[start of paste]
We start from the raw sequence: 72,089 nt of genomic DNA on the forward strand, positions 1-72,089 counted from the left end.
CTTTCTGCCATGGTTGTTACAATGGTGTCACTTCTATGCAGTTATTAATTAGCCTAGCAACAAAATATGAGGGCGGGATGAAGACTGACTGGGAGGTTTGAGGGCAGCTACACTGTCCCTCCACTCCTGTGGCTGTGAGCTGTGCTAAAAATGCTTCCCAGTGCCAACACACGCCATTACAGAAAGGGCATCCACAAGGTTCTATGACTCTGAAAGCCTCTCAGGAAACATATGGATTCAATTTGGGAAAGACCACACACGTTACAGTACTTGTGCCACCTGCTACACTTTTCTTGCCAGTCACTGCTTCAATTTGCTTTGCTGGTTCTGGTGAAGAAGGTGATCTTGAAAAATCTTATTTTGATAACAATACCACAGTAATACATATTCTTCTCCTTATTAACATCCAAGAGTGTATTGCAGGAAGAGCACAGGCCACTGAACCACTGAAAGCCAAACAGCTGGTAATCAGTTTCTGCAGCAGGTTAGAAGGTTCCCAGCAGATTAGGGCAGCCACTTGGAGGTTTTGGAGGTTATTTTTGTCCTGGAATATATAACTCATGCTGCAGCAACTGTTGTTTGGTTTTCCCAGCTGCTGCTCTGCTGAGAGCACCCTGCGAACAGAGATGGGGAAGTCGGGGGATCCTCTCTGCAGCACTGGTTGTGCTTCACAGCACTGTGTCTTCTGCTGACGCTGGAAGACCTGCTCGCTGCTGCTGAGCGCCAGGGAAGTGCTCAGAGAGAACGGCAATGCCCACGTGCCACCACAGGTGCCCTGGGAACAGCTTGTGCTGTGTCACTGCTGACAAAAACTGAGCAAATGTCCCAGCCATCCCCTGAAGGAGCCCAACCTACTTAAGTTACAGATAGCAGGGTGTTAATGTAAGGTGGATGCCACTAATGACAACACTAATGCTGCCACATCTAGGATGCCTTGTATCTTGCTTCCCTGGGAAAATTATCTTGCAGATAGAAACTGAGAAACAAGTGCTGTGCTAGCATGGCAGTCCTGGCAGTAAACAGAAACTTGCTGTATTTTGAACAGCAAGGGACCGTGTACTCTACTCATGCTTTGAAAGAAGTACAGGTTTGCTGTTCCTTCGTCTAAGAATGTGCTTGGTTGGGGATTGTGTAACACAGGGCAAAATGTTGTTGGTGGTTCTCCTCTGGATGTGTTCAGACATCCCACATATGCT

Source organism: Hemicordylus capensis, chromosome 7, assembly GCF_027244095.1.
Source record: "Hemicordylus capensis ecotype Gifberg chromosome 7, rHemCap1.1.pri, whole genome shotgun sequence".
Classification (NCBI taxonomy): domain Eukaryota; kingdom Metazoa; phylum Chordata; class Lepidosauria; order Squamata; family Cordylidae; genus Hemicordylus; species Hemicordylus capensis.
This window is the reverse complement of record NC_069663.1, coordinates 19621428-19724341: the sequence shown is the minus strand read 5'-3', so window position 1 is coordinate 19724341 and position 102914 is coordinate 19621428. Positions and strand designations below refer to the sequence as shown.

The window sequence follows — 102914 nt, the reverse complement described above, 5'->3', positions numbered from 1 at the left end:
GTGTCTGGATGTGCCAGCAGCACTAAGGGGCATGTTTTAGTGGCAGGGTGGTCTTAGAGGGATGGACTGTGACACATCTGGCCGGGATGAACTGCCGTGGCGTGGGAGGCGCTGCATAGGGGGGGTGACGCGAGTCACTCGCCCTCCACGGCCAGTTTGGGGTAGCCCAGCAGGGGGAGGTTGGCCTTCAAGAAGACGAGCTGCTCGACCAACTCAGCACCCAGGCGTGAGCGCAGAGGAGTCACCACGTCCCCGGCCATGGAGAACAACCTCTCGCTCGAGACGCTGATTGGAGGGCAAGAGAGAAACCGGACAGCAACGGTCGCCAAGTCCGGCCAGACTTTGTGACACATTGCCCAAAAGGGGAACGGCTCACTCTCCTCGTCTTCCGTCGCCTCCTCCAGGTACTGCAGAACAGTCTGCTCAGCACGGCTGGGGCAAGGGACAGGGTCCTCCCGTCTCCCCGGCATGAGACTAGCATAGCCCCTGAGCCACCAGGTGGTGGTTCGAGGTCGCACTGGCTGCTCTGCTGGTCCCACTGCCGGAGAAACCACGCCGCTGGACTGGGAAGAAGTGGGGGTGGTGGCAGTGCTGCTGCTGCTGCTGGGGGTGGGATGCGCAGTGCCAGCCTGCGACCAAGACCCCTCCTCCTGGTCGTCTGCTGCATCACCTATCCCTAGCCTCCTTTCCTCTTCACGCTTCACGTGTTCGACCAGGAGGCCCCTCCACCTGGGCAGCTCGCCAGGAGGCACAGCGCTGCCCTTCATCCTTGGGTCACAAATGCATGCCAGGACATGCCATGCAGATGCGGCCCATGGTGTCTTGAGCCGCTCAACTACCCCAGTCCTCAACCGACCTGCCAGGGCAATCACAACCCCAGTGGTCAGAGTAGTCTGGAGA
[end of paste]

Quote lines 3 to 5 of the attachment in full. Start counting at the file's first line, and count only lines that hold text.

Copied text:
Source organism: Hemicordylus capensis, chromosome 7, assembly GCF_027244095.1.
Source record: "Hemicordylus capensis ecotype Gifberg chromosome 7, rHemCap1.1.pri, whole genome shotgun sequence".
Classification (NCBI taxonomy): domain Eukaryota; kingdom Metazoa; phylum Chordata; class Lepidosauria; order Squamata; family Cordylidae; genus Hemicordylus; species Hemicordylus capensis.